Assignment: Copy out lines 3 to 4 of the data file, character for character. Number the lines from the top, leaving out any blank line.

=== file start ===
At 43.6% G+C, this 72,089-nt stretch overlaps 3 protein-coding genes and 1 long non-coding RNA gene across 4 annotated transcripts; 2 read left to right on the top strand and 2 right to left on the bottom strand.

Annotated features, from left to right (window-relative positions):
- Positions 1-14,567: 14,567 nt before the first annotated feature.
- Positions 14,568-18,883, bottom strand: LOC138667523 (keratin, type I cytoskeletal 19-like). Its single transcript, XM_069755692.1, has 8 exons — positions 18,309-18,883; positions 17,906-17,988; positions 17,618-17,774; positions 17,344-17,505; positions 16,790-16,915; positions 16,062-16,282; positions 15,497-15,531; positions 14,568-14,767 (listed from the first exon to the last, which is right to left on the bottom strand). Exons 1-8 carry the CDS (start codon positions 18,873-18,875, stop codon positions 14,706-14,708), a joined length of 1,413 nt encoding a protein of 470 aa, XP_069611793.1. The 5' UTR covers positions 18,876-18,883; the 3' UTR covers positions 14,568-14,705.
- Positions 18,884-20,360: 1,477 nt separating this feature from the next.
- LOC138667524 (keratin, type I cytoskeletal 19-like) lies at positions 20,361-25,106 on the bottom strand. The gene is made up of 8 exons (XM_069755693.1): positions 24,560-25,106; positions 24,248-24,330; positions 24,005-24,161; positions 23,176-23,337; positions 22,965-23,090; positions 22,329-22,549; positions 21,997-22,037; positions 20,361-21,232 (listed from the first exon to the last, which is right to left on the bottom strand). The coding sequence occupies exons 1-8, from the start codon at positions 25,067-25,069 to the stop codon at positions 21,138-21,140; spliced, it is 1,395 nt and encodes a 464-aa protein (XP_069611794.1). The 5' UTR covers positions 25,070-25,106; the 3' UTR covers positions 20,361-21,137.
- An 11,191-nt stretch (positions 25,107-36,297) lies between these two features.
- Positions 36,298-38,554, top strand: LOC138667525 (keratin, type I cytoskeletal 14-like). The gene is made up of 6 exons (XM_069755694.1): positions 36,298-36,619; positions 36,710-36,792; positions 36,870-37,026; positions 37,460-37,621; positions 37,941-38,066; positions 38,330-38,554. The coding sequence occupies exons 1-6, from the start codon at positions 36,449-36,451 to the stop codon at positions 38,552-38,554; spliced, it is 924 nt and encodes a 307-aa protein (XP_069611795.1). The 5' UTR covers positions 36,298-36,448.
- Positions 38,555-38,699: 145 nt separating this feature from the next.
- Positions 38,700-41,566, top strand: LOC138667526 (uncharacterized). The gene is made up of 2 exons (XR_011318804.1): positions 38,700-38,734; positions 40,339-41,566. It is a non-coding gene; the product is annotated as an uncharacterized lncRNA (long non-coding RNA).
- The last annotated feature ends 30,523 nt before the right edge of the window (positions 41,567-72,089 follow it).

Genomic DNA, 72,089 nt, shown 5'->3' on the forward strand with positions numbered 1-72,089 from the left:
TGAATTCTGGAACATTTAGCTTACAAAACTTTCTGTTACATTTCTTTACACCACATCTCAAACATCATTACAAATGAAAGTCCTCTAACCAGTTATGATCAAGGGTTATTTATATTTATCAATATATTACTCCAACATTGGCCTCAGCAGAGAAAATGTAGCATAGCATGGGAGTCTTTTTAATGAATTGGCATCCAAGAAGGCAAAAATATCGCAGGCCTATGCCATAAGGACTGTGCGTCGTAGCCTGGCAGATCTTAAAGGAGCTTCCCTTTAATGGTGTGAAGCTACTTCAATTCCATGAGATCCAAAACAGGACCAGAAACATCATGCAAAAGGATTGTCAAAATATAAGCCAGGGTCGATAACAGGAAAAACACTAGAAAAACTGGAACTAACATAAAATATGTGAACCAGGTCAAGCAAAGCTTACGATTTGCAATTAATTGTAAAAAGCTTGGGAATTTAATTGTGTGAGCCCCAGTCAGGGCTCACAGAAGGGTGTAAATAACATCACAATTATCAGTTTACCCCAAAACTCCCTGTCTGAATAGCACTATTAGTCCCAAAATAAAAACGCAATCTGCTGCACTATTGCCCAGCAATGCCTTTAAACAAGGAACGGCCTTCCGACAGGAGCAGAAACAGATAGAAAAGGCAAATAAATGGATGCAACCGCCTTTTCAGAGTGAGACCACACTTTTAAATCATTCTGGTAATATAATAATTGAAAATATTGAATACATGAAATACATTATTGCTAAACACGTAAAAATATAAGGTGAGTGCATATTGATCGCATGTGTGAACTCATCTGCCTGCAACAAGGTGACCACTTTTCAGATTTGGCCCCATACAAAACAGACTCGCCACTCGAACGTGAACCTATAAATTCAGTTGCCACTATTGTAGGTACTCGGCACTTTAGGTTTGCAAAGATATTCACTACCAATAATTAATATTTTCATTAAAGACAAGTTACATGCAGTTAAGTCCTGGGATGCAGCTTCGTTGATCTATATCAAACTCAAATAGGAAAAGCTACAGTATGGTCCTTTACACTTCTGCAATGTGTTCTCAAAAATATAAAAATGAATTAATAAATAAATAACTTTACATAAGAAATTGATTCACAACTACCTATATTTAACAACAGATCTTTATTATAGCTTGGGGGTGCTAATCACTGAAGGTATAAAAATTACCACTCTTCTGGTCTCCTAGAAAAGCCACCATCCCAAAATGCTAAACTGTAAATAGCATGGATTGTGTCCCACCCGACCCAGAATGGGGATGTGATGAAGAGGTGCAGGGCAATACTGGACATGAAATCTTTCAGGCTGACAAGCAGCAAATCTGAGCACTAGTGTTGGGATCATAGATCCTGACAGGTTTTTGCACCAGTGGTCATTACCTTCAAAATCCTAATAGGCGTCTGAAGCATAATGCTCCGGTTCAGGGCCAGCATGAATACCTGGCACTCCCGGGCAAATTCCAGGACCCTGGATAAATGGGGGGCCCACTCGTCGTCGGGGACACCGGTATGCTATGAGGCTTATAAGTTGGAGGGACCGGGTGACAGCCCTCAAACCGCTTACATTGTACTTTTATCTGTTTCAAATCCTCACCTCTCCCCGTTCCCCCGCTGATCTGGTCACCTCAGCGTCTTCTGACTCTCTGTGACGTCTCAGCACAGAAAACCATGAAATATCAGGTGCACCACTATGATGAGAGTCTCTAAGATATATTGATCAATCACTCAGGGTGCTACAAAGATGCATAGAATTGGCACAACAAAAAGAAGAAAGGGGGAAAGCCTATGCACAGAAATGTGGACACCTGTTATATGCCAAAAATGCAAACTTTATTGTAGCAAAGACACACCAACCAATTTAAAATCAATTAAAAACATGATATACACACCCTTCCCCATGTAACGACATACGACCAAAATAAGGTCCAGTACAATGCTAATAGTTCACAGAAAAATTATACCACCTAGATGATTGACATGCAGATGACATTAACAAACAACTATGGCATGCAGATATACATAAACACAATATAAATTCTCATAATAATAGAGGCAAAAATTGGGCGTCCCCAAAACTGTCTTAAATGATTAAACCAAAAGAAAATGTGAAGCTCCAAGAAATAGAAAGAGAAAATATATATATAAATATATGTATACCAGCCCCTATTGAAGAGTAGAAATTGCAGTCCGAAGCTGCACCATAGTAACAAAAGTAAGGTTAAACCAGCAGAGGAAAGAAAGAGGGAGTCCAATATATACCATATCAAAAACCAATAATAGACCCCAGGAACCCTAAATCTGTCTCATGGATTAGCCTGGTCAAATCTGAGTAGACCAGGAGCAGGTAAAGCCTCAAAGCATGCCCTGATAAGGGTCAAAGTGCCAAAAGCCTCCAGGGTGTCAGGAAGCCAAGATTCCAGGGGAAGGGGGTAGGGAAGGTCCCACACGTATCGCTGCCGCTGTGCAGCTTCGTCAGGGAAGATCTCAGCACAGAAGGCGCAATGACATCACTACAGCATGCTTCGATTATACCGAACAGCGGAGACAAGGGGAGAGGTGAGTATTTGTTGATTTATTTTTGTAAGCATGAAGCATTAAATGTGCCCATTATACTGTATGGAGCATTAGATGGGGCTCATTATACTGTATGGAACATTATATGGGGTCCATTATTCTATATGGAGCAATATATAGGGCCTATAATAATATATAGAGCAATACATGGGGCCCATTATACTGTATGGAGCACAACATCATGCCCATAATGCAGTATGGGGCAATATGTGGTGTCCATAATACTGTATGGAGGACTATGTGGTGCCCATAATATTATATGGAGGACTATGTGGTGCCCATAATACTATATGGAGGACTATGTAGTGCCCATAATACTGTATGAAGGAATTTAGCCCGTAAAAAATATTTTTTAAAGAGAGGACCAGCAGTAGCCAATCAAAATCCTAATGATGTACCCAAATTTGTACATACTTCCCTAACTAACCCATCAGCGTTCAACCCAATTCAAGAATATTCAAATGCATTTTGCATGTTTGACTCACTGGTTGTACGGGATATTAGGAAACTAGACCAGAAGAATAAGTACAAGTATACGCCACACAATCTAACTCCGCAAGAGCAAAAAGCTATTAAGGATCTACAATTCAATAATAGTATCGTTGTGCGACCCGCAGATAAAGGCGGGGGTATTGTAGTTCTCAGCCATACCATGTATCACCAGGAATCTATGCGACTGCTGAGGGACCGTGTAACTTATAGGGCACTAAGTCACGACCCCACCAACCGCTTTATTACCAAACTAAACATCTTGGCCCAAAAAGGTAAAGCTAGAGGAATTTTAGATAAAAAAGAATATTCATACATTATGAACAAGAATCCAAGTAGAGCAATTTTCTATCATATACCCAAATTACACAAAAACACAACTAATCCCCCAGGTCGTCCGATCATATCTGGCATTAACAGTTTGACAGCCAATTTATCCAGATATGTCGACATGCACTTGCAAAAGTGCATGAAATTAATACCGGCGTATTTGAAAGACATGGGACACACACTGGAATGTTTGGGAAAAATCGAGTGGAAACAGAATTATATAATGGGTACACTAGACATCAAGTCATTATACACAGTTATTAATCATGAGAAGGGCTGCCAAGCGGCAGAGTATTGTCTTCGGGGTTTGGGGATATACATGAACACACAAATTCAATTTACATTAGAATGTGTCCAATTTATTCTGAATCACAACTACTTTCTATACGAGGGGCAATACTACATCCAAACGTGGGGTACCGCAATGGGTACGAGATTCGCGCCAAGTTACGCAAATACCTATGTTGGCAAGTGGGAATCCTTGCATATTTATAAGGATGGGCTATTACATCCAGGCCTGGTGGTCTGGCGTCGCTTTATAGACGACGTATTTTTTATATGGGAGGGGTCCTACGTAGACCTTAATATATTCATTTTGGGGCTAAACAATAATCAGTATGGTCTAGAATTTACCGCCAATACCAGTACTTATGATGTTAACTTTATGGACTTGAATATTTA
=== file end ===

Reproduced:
- Positions 1-14,567: 14,567 nt before the first annotated feature.
- Positions 14,568-18,883, bottom strand: LOC138667523 (keratin, type I cytoskeletal 19-like). Its single transcript, XM_069755692.1, has 8 exons — positions 18,309-18,883; positions 17,906-17,988; positions 17,618-17,774; positions 17,344-17,505; positions 16,790-16,915; positions 16,062-16,282; positions 15,497-15,531; positions 14,568-14,767 (listed from the first exon to the last, which is right to left on the bottom strand). Exons 1-8 carry the CDS (start codon positions 18,873-18,875, stop codon positions 14,706-14,708), a joined length of 1,413 nt encoding a protein of 470 aa, XP_069611793.1. The 5' UTR covers positions 18,876-18,883; the 3' UTR covers positions 14,568-14,705.